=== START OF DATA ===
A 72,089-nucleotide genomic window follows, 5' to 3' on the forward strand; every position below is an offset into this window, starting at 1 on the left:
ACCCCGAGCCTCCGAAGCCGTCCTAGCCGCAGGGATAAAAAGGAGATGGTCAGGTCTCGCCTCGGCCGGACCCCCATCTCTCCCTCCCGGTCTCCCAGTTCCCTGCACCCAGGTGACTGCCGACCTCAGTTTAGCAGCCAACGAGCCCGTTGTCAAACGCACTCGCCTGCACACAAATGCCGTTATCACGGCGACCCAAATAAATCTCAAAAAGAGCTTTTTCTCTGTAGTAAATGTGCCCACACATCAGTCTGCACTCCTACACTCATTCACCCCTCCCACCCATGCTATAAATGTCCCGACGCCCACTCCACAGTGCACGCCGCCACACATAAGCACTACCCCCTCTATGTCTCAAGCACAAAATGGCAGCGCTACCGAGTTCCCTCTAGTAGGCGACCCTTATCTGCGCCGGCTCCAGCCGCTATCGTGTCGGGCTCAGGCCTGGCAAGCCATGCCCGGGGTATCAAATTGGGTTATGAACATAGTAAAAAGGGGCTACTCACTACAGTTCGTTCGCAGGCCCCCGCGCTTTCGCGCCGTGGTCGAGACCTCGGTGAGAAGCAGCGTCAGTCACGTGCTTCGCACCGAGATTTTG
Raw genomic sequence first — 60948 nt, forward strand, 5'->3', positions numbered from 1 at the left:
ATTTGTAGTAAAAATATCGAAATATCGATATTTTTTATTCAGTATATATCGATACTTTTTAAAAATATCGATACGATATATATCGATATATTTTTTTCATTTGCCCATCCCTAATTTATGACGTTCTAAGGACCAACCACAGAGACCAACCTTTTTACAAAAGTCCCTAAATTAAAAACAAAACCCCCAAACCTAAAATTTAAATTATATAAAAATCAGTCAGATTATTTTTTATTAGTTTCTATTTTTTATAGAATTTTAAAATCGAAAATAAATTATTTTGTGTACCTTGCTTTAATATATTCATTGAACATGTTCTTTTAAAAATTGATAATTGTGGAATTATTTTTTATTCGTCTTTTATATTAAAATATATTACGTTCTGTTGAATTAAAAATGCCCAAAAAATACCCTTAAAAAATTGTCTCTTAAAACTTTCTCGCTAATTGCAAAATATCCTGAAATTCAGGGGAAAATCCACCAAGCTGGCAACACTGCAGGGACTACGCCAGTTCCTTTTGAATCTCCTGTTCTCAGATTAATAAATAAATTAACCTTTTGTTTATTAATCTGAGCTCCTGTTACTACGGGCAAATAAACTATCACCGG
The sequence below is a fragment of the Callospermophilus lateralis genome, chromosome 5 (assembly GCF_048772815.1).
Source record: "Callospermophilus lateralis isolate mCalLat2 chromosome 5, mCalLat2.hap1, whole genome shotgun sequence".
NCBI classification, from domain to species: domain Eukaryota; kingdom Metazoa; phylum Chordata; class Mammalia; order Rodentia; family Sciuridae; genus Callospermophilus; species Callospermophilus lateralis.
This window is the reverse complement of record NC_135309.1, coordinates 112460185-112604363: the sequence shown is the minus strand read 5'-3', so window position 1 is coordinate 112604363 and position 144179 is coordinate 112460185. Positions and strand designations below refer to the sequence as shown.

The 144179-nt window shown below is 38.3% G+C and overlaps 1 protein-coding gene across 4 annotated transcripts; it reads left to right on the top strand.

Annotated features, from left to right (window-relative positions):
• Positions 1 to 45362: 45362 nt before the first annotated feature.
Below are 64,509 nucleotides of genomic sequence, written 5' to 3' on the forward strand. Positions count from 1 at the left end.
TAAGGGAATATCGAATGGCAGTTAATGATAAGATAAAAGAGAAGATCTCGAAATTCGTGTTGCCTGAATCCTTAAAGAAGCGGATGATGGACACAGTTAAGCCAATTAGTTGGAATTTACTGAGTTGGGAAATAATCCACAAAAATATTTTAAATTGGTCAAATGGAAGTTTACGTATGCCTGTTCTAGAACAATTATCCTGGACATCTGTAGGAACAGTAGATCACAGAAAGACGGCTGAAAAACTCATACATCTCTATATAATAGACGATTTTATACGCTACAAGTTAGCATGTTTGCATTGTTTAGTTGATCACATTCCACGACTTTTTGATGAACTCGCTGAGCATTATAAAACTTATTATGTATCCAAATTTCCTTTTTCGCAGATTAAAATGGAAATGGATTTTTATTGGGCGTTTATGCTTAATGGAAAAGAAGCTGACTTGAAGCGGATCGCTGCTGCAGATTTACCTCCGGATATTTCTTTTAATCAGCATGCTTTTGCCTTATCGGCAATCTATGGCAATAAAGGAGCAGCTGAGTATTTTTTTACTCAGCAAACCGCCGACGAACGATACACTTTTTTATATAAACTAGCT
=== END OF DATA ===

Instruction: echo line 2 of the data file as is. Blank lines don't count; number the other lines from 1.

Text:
ACCCCGAGCCTCCGAAGCCGTCCTAGCCGCAGGGATAAAAAGGAGATGGTCAGGTCTCGCCTCGGCCGGACCCCCATCTCTCCCTCCCGGTCTCCCAGTTCCCTGCACCCAGGTGACTGCCGACCTCAGTTTAGCAGCCAACGAGCCCGTTGTCAAACGCACTCGCCTGCACACAAATGCCGTTATCACGGCGACCCAAATAAATCTCAAAAAGAGCTTTTTCTCTGTAGTAAATGTGCCCACACATCAGTCTGCACTCCTACACTCATTCACCCCTCCCACCCATGCTATAAATGTCCCGACGCCCACTCCACAGTGCACGCCGCCACACATAAGCACTACCCCCTCTATGTCTCAAGCACAAAATGGCAGCGCTACCGAGTTCCCTCTAGTAGGCGACCCTTATCTGCGCCGGCTCCAGCCGCTATCGTGTCGGGCTCAGGCCTGGCAAGCCATGCCCGGGGTATCAAATTGGGTTATGAACATAGTAAAAAGGGGCTACTCACTACAGTTCGTTCGCAGGCCCCCGCGCTTTCGCGCCGTGGTCGAGACCTCGGTGAGAAGCAGCGTCAGTCACGTGCTTCGCACCGAGATTTTG